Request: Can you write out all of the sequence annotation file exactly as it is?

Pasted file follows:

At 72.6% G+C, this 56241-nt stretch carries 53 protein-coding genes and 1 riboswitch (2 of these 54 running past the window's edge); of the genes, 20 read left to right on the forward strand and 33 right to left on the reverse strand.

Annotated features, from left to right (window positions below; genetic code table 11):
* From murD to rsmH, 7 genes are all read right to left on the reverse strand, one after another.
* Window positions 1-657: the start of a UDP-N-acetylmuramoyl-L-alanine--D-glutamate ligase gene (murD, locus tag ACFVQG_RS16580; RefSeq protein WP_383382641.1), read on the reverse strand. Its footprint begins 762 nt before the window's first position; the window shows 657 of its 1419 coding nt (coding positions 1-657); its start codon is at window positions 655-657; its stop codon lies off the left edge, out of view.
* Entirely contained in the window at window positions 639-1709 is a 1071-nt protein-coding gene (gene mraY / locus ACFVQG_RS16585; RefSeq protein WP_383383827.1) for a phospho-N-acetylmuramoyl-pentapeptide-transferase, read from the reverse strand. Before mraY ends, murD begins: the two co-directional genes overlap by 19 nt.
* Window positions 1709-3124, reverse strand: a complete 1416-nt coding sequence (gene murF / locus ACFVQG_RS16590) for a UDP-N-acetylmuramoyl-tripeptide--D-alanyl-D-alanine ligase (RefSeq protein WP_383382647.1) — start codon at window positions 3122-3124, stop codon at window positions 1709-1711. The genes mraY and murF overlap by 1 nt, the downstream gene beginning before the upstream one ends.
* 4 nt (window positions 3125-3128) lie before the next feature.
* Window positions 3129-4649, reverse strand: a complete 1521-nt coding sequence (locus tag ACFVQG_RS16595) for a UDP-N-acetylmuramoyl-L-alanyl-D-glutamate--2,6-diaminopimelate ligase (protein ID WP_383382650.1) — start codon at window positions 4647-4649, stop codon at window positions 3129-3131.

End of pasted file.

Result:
At 72.6% G+C, this 56241-nt stretch carries 53 protein-coding genes and 1 riboswitch (2 of these 54 running past the window's edge); of the genes, 20 read left to right on the forward strand and 33 right to left on the reverse strand.

Annotated features, from left to right (window positions below; genetic code table 11):
* From murD to rsmH, 7 genes are all read right to left on the reverse strand, one after another.
* Window positions 1-657: the start of a UDP-N-acetylmuramoyl-L-alanine--D-glutamate ligase gene (murD, locus tag ACFVQG_RS16580; RefSeq protein WP_383382641.1), read on the reverse strand. Its footprint begins 762 nt before the window's first position; the window shows 657 of its 1419 coding nt (coding positions 1-657); its start codon is at window positions 655-657; its stop codon lies off the left edge, out of view.
* Entirely contained in the window at window positions 639-1709 is a 1071-nt protein-coding gene (gene mraY / locus ACFVQG_RS16585; RefSeq protein WP_383383827.1) for a phospho-N-acetylmuramoyl-pentapeptide-transferase, read from the reverse strand. Before mraY ends, murD begins: the two co-directional genes overlap by 19 nt.
* Window positions 1709-3124, reverse strand: a complete 1416-nt coding sequence (gene murF / locus ACFVQG_RS16590) for a UDP-N-acetylmuramoyl-tripeptide--D-alanyl-D-alanine ligase (RefSeq protein WP_383382647.1) — start codon at window positions 3122-3124, stop codon at window positions 1709-1711. The genes mraY and murF overlap by 1 nt, the downstream gene beginning before the upstream one ends.
* 4 nt (window positions 3125-3128) lie before the next feature.
* Window positions 3129-4649, reverse strand: a complete 1521-nt coding sequence (locus tag ACFVQG_RS16595) for a UDP-N-acetylmuramoyl-L-alanyl-D-glutamate--2,6-diaminopimelate ligase (protein ID WP_383382650.1) — start codon at window positions 4647-4649, stop codon at window positions 3129-3131.